from the price-of-lending dept.
smitty777 writes "The NY Times is running a piece on the tug of war between publishers and libraries for e-book lending. In one corner are the publishers, who claim that unlimited lending of e-books 'without friction is not a sustainable business model for us.' For example, Harper Collins claims in this corporate statement that unlimited lending would lead to a decrease in royalties for both the publisher and the writers. The NYT author further states that 'To keep their overall revenue from taking a hit from lost sales to individuals, publishers need to reintroduce more inconvenience for the borrower or raise the price for the library purchaser.' Their current solution is to limit the number of readings to 26 before a book license must be renewed. In the other corner are the libraries, who are happy that e-books are luring people back to libraries, bringing with them desperately needed additional funding. With e-book sales going extremely well this year and the introduction of more capable e-readers, this debate is likely to get worse before it gets better. The Guardian also has an interesting related piece on the pricing practices of the Big Six publishers."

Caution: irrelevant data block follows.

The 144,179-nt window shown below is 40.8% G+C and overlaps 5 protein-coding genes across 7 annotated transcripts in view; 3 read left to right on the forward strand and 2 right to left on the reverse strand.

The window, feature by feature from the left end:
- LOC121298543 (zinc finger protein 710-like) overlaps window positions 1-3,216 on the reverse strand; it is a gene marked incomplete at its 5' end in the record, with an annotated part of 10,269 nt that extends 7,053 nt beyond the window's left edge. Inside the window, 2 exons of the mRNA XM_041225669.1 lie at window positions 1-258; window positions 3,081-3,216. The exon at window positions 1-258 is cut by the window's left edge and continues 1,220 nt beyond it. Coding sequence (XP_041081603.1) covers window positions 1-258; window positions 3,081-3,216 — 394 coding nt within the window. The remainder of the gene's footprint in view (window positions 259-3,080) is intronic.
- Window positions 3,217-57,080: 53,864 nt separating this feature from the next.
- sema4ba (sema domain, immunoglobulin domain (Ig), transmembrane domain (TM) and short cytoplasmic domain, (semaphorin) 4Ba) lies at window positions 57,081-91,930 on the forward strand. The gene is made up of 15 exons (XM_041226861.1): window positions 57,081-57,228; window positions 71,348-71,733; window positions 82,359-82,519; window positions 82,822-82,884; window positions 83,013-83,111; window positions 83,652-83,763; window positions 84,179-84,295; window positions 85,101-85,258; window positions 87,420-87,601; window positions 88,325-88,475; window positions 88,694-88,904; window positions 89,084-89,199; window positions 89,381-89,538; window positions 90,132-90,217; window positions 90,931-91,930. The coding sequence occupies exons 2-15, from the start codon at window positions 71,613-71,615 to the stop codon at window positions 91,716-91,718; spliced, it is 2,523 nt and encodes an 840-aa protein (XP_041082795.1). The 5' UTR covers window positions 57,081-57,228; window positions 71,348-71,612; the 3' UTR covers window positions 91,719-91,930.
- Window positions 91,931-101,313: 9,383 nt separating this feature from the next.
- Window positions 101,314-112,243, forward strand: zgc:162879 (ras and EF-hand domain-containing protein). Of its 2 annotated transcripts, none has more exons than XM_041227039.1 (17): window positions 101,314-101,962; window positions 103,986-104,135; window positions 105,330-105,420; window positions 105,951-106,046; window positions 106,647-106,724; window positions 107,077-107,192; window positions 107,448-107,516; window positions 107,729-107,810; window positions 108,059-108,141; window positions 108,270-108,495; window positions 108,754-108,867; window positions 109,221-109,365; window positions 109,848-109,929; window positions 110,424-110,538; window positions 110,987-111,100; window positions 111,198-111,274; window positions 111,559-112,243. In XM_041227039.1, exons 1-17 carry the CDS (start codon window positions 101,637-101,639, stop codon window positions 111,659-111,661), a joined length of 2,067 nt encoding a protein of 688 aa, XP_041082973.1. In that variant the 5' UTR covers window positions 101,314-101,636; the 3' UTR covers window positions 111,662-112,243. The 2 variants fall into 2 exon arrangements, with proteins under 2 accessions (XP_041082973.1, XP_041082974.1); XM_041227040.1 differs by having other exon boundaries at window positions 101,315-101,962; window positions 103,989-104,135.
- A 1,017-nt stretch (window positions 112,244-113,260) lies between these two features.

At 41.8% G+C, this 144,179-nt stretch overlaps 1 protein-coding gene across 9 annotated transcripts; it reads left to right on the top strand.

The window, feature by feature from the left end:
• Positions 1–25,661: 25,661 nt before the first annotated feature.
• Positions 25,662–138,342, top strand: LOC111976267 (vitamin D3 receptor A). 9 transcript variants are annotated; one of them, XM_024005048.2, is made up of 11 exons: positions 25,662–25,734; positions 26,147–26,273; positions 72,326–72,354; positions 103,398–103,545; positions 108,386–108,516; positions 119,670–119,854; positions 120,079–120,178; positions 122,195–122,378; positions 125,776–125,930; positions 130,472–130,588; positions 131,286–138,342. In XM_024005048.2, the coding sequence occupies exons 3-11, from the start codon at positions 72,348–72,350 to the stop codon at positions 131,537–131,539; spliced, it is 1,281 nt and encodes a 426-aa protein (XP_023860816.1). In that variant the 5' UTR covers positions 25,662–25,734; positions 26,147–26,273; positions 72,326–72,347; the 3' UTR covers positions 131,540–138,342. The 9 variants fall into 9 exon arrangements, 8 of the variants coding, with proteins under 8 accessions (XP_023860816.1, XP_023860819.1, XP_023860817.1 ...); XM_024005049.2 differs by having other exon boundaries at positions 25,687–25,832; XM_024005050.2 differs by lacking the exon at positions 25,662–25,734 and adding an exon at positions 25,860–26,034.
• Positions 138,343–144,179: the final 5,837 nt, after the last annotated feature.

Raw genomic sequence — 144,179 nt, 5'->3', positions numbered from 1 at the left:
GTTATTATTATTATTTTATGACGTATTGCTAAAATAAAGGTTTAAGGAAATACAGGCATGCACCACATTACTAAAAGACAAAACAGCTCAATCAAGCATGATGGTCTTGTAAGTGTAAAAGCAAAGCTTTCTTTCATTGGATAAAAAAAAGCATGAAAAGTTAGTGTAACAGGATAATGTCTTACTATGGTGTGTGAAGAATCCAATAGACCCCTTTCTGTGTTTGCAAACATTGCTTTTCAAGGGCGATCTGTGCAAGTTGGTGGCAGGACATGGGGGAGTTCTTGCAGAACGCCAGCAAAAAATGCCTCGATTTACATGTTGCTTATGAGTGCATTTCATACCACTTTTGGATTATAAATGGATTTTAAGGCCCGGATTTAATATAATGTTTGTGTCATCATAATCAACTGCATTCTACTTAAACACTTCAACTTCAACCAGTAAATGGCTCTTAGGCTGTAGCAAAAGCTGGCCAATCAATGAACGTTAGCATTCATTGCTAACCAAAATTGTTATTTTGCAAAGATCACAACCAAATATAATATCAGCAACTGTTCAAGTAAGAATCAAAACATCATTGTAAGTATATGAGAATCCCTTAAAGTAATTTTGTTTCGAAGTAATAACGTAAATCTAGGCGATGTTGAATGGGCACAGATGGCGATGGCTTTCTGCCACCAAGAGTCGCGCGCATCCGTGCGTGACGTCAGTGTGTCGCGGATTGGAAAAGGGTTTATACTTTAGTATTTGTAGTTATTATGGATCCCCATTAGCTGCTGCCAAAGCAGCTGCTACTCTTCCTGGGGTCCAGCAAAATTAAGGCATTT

"Card readers? We don't need no stinking card readers."
-- Peter da Silva (at the National Academy of Sciencies, 1965, in a
particularly vivid fantasy)